As an onslaught of sexual abuse accusations continue to mount against Harvey Weinstein, prestigious industry organizations are moving to cut ties with the Hollywood mogul.
The Academy of Motion Picture Arts and Sciences announced in a statement that its board of governors will meet Saturday to discuss the numerous reports that have chronicled years of sexual harassment and assault allegations against the film producer.
The Academy also distanced itself from Weinstein’s alleged behavior, calling it “repugnant” and against the organization’s standards.
“The Academy finds the conduct described in the allegations against Harvey Weinstein to be repugnant, abhorrent, and antithetical to the high standards of the Academy and the creative community it represents. The Board of Governors will be holding a special meeting on Saturday, October 14, to discuss the allegations against Weinstein and any actions warranted by the Academy.”
Acting as gatekeepers for the industry, members of the Academy vote annually for the Oscars and oversee film-preservation endeavors. Weinstein is an Academy member.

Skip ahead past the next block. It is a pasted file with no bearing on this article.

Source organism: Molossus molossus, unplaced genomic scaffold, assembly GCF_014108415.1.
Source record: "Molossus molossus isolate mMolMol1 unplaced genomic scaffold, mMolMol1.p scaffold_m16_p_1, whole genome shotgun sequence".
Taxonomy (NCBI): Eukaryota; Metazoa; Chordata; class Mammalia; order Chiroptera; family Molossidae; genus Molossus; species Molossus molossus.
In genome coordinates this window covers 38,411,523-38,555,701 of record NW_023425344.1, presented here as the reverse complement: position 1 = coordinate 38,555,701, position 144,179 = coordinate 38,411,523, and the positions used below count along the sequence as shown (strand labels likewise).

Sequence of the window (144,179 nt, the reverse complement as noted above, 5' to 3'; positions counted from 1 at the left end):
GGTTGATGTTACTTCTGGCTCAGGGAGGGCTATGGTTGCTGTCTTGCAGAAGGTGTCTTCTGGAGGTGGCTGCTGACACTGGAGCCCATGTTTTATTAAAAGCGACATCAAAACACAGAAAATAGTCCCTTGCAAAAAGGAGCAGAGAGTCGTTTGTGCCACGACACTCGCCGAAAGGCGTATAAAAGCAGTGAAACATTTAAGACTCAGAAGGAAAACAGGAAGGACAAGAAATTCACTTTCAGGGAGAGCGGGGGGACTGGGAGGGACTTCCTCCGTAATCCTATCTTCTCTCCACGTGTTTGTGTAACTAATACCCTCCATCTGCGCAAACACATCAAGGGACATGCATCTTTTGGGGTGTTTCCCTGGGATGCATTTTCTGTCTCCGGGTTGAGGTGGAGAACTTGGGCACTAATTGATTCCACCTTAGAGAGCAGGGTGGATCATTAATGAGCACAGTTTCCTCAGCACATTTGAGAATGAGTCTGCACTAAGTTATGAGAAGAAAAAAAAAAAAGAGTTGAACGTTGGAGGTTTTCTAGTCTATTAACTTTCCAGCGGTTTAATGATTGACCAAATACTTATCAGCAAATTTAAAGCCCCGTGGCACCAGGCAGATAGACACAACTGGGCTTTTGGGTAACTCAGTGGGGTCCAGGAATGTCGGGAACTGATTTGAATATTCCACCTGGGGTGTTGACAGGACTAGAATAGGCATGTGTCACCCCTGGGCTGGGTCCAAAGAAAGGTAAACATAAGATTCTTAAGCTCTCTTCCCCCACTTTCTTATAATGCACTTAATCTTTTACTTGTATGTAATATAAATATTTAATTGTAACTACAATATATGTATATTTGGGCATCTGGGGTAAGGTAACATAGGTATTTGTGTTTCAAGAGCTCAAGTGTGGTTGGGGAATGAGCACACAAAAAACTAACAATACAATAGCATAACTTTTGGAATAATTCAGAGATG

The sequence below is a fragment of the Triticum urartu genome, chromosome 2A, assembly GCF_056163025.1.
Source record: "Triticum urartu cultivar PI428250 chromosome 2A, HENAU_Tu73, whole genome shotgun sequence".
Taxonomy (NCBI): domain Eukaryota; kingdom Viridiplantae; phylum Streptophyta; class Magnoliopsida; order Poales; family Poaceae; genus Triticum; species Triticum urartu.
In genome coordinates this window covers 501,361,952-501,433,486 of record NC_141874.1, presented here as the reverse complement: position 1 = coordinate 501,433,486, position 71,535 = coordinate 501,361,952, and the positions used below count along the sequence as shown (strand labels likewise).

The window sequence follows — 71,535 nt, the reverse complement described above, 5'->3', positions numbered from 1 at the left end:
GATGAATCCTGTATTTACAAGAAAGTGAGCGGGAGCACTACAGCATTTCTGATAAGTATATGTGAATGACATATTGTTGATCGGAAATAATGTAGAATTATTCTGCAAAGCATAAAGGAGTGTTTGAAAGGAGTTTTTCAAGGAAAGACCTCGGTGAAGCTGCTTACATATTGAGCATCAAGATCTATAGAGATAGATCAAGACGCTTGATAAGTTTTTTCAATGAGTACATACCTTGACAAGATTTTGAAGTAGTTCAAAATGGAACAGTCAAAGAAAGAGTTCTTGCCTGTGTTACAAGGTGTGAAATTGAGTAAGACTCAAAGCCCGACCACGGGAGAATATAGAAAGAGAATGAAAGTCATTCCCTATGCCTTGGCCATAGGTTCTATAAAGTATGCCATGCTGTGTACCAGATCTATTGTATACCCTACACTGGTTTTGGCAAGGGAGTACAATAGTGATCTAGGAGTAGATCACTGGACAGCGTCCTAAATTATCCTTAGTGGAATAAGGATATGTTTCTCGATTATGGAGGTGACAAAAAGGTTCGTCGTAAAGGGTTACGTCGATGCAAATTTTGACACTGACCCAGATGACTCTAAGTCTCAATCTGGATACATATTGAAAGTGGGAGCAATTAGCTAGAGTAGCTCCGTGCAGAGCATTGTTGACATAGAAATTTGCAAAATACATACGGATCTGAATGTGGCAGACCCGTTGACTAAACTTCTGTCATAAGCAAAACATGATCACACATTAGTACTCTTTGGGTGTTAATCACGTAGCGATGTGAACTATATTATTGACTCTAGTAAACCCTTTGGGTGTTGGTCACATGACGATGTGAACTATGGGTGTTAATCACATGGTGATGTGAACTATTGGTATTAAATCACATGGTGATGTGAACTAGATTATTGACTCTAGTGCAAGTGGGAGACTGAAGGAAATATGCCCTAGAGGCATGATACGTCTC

Janice Min of the Hollywood Reporter reported Tuesday that some members of the Academy’s board would discuss whether or not they should strip Weinstein’s membership.
The London-based British Academy of Film and Television Arts, another prestigious industry organization, announced it had suspended Weinstein’s membership, calling his alleged behavior “completely unacceptable.” BAFTA, the British equivalent of the Academy, is the first major industry organization to give Weinstein the boot.
“Whilst BAFTA has previously been a beneficiary of Mr. Weinstein’s support for its charitable work, it considers the reported alleged behavior completely unacceptable and incompatible with BAFTA’s values,” the organization said in a statement Wednesday.
“We hope this announcement sends a clear message that such behavior has absolutely no place in our industry.”
A growing number of actresses and former employees of Weinstein have come forward with accusations of sexual assault, harassment and coercion. In many of the instances, women allege that Weinstein invited them into his hotel room under the guise of a film or work meeting, then pressured them into sexual or suggestive acts.
Weinstein is one of Hollywood’s most powerful men, having won Best Picture for “Shakespeare in Love” at the 1998 Oscars, and receiving another nomination for Best Picture for “Gangs of New York at the 2003 Oscars, according to the Hollywood Reporter. He was a producer on both films.
Weinstein’s production companies have also won Oscars for “The English Patient,” “The King’s Speech” and “The Artist.”